(3) Once in a while, I’ll pick up a useful home improvement tip.

(4) I like houses and neighborhoods and hearing another point of view.

A solution? Can someone please make a TV show about rehabilitation projects according to the Secretary of Interior’s Standards? What about people who want a historic home and appreciate a home that is listed on the National Register? If viewers want drama and controversy, we can find some.

What do you think?

Do Not Believe Everything You Hear on TV

Do not believe everything you hear on TV: that probably goes without saying, right? And there are a lot of intelligent shows out there, so it’s annoying when those shows get their facts incorrect. As much as it pains me to criticize my absolute favorite show in existence – Gilmore Girls – I have to. (If you are not a fan of Gilmore Girls, sorry! Please pardon my obsession.)

Quick background: the show centers on the relationship of mother and daughter, Lorelai and Rory Gilmore, with a colorful cast of characters in the fictional, idealistic small town of Stars Hollow, CT. Lorelai is a single mother who had Rory when she was 16, and has since worked her way up to managing a historic inn in the town. Come Season 4, Lorelai and her business partner, Sookie, are working towards opening their own inn, which will be a renovation of another historic inn, The Dragonfly. The characters are portrayed as intelligent and witty (as well as entertaining). A fun bit of trivia: much of Gilmore Girls is filmed on the Hollywood back lot called “Midwest Street”, built in the mid 1940s for movies such as Saratoga Trunk. (That fact explains the look of the streetscape and even the interiors of the houses.)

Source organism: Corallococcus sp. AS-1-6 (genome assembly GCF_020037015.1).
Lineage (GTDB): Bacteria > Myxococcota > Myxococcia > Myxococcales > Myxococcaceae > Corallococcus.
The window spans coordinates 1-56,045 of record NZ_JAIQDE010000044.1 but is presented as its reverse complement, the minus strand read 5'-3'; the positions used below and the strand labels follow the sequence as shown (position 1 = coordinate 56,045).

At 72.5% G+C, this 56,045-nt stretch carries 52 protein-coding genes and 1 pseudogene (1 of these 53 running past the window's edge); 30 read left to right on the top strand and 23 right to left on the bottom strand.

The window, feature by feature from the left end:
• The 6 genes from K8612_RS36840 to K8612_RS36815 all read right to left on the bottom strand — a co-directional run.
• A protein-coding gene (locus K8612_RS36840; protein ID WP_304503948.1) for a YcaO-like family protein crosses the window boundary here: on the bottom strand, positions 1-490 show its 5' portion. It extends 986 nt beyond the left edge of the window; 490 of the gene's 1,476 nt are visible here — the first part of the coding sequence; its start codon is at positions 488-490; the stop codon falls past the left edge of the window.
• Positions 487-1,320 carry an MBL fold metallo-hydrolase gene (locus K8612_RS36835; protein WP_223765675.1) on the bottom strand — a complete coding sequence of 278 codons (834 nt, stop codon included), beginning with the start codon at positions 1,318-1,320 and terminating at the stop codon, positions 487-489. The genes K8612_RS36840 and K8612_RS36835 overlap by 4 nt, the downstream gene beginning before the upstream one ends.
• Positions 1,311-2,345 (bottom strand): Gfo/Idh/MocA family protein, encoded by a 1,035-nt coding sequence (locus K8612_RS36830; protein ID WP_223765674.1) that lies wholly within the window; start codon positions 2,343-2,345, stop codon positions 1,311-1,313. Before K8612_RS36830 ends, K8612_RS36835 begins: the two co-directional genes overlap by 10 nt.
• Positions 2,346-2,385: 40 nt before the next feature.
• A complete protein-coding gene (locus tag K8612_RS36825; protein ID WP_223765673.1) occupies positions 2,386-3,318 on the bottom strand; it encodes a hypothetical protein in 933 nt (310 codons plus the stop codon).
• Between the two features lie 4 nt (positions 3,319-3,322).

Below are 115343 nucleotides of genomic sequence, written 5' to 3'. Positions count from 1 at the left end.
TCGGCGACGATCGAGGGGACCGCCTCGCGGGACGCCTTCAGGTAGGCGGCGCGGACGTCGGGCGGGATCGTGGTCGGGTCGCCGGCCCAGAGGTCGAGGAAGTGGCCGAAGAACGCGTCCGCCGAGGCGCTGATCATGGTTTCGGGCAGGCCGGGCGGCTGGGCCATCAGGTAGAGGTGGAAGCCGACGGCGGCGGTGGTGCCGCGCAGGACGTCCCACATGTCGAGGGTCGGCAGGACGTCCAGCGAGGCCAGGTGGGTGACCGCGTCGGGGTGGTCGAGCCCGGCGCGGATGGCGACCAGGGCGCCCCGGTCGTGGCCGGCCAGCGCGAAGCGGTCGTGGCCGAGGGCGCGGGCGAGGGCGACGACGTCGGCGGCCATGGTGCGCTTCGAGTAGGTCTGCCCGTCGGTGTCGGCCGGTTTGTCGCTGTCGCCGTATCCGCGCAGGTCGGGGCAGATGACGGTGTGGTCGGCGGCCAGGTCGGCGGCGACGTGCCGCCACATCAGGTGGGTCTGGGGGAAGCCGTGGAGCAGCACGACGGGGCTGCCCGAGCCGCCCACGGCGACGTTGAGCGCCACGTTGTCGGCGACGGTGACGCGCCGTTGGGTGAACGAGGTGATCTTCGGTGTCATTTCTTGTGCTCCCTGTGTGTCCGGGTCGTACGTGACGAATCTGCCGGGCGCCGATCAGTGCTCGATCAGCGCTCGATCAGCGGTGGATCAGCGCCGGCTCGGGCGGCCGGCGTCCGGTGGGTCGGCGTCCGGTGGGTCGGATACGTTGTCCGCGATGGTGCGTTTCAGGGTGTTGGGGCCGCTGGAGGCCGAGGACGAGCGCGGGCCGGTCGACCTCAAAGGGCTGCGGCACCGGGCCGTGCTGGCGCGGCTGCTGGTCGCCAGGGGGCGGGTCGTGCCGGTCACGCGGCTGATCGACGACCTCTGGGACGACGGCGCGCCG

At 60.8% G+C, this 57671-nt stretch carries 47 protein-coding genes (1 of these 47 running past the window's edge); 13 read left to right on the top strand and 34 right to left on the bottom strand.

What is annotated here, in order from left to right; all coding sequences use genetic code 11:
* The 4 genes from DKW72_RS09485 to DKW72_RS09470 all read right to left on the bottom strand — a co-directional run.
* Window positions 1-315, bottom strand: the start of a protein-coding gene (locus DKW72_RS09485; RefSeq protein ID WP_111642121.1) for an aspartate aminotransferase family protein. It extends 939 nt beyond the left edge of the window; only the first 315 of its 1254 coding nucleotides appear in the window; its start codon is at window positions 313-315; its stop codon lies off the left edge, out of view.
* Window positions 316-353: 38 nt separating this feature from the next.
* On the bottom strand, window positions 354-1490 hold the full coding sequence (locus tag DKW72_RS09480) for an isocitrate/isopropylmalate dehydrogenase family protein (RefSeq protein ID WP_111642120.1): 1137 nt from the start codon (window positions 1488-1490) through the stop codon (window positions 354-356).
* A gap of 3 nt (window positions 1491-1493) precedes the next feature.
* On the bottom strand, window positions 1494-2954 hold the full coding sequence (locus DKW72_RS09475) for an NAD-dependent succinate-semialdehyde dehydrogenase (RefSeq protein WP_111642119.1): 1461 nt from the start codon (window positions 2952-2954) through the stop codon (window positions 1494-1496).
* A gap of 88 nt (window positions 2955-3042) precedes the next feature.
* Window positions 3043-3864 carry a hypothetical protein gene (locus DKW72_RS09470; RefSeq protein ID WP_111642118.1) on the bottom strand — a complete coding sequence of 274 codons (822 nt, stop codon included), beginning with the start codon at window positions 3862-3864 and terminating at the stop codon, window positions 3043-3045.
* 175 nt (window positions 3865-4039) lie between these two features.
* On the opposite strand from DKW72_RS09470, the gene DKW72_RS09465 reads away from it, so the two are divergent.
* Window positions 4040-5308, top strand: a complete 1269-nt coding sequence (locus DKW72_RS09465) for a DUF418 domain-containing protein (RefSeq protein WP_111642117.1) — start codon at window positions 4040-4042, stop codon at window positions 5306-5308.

My criticism for Gilmore Girls occurs in Season 4, Episode 4, “Chicken or Beef?”.  In this episode, Lorelai is planning to start construction on The Dragonfly the following Monday, until she receives a letter from Taylor Doose (who is pretty much every official in town, but in particular, he is involved with the Stars Hollow Historical Preservation Society). A “cease and desist” letter orders Lorelai and Sookie to stop work on The Dragonfly, a historic building in town, until the proper permits have been followed. It read as: